hood more or less familiar with the ways of both the chemical and the structural physiologists, he cannot well do better than bestow a serious perusal on the volume now under notice. It will probably increase his temptation to do so, to be told that it may (with all respect for the striking originality of its author) be regarded as the Swedenborgian text-book on the subject, brought up to the present state of positive science, and set forth in the happiest style of illustration. It is now well understood that the Swedish seer looked at nature, say rather the universe, from a point of view never occupied by any other philosopher or school of science; and that alone is a circumstance to make his manner of thought dear to every open inquirer, especially since it is notorious that he was unquestionably one of the most learned and accomplished men of his own or any other time. In addition to this great recommendation-(the absolute newness of the point of view, in so far as the most of us are concerned)—the fact that Swedenborg and his disciples profess to look at all things from Christ, as the centre and soul of creation, must enhance the interest of a work written from that point of view for the Christian student of nature and of books.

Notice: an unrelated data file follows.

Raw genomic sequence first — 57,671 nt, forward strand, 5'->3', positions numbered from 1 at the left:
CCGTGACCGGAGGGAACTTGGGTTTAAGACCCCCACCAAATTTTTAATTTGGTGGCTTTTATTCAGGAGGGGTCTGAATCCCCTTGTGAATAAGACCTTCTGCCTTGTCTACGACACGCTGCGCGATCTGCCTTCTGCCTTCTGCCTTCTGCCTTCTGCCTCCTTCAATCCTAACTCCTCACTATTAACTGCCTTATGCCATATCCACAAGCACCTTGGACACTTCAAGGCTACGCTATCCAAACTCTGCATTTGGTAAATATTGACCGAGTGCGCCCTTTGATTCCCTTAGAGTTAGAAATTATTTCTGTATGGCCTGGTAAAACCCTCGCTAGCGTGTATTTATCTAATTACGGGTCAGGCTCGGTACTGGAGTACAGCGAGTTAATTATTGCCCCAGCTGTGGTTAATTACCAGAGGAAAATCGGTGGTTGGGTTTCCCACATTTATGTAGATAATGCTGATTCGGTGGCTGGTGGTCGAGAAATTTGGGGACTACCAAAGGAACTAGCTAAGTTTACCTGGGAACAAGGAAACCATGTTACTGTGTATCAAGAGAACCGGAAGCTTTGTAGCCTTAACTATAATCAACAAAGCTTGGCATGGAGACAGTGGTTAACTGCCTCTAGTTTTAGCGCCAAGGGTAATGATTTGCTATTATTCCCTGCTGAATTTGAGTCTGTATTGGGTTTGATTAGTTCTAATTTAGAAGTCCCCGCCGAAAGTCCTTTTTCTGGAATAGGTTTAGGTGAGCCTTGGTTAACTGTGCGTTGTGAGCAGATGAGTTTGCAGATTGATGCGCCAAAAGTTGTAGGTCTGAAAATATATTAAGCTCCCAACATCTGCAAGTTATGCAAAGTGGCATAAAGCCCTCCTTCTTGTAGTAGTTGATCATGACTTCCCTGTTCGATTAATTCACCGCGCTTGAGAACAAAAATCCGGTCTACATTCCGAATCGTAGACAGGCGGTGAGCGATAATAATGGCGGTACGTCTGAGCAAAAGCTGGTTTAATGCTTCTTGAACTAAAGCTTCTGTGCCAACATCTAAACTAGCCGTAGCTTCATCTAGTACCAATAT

After what has been said above concerning the true bearings of chemistry upon the science of the human body, the less initiated reader is prepared in some degree for the peculiar, altogether unassailable, and even mysterious character implicitly and habitually, we had almost said latently, assigned by our author even to the material stuff which gives its substance to the human body. But it has already been hinted that he has little more respect for the microscopists than for the chemists; the final cause of the microscope is the production of patterns for the weaver; and the microscopical observers deserve importance only as a sub-committee of Drapers' Hall! Alive to the stinging fact, that chemistry, like the antique Medusa, turns everything it touches to stone, he cannot, for the life of him, perceive what the peering of educated eyes through magnifying glasses at fibres, cells, cell-germs, and blood-globules can do for the knowledge of man's body as man's! All this is extreme and ungenial and illiberal, according to our thinking; yet it is very true that these structurists are, just like the chemists, prone to an overweening estimate of the vital bearings of their quaint and engrossing inquiries upon a large and manly doctrine of the physiology of man's body. But if those prying students have neglected the weightier matters of this law, neither should any critic overlook the anise and the cummin. Mr. Wilkinson knows this in his heart, for the gist of his complaint against the observers in question (when stripped of its contemptuous banter) is just that they claim too much for their province, and that they